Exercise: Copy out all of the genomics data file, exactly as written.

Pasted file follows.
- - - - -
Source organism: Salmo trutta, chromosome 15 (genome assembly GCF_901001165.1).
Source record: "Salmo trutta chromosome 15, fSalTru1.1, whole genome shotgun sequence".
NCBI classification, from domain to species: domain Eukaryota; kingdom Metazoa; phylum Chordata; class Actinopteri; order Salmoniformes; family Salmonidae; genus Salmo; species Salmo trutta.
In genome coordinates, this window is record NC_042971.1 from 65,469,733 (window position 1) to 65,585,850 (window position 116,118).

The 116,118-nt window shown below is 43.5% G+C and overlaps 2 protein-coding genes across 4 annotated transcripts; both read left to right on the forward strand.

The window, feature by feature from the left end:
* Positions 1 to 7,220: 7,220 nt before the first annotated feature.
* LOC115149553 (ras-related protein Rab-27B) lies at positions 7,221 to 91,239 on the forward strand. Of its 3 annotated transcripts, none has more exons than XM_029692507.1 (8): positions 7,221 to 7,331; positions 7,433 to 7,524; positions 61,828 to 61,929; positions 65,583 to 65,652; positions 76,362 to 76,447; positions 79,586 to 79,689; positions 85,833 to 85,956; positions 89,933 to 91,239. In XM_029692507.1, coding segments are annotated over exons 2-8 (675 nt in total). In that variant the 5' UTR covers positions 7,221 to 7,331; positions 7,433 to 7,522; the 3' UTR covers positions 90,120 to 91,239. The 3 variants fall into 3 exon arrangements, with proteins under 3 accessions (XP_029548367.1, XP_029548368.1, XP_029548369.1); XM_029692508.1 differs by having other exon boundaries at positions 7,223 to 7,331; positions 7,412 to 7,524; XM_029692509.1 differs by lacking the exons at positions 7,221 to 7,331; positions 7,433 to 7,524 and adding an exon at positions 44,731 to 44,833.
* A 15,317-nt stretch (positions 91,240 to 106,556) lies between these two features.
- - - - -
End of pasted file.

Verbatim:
Source organism: Salmo trutta, chromosome 15 (genome assembly GCF_901001165.1).
Source record: "Salmo trutta chromosome 15, fSalTru1.1, whole genome shotgun sequence".
NCBI classification, from domain to species: domain Eukaryota; kingdom Metazoa; phylum Chordata; class Actinopteri; order Salmoniformes; family Salmonidae; genus Salmo; species Salmo trutta.
In genome coordinates, this window is record NC_042971.1 from 65,469,733 (window position 1) to 65,585,850 (window position 116,118).

The 116,118-nt window shown below is 43.5% G+C and overlaps 2 protein-coding genes across 4 annotated transcripts; both read left to right on the forward strand.

The window, feature by feature from the left end:
* Positions 1 to 7,220: 7,220 nt before the first annotated feature.
* LOC115149553 (ras-related protein Rab-27B) lies at positions 7,221 to 91,239 on the forward strand. Of its 3 annotated transcripts, none has more exons than XM_029692507.1 (8): positions 7,221 to 7,331; positions 7,433 to 7,524; positions 61,828 to 61,929; positions 65,583 to 65,652; positions 76,362 to 76,447; positions 79,586 to 79,689; positions 85,833 to 85,956; positions 89,933 to 91,239. In XM_029692507.1, coding segments are annotated over exons 2-8 (675 nt in total). In that variant the 5' UTR covers positions 7,221 to 7,331; positions 7,433 to 7,522; the 3' UTR covers positions 90,120 to 91,239. The 3 variants fall into 3 exon arrangements, with proteins under 3 accessions (XP_029548367.1, XP_029548368.1, XP_029548369.1); XM_029692508.1 differs by having other exon boundaries at positions 7,223 to 7,331; positions 7,412 to 7,524; XM_029692509.1 differs by lacking the exons at positions 7,221 to 7,331; positions 7,433 to 7,524 and adding an exon at positions 44,731 to 44,833.
* A 15,317-nt stretch (positions 91,240 to 106,556) lies between these two features.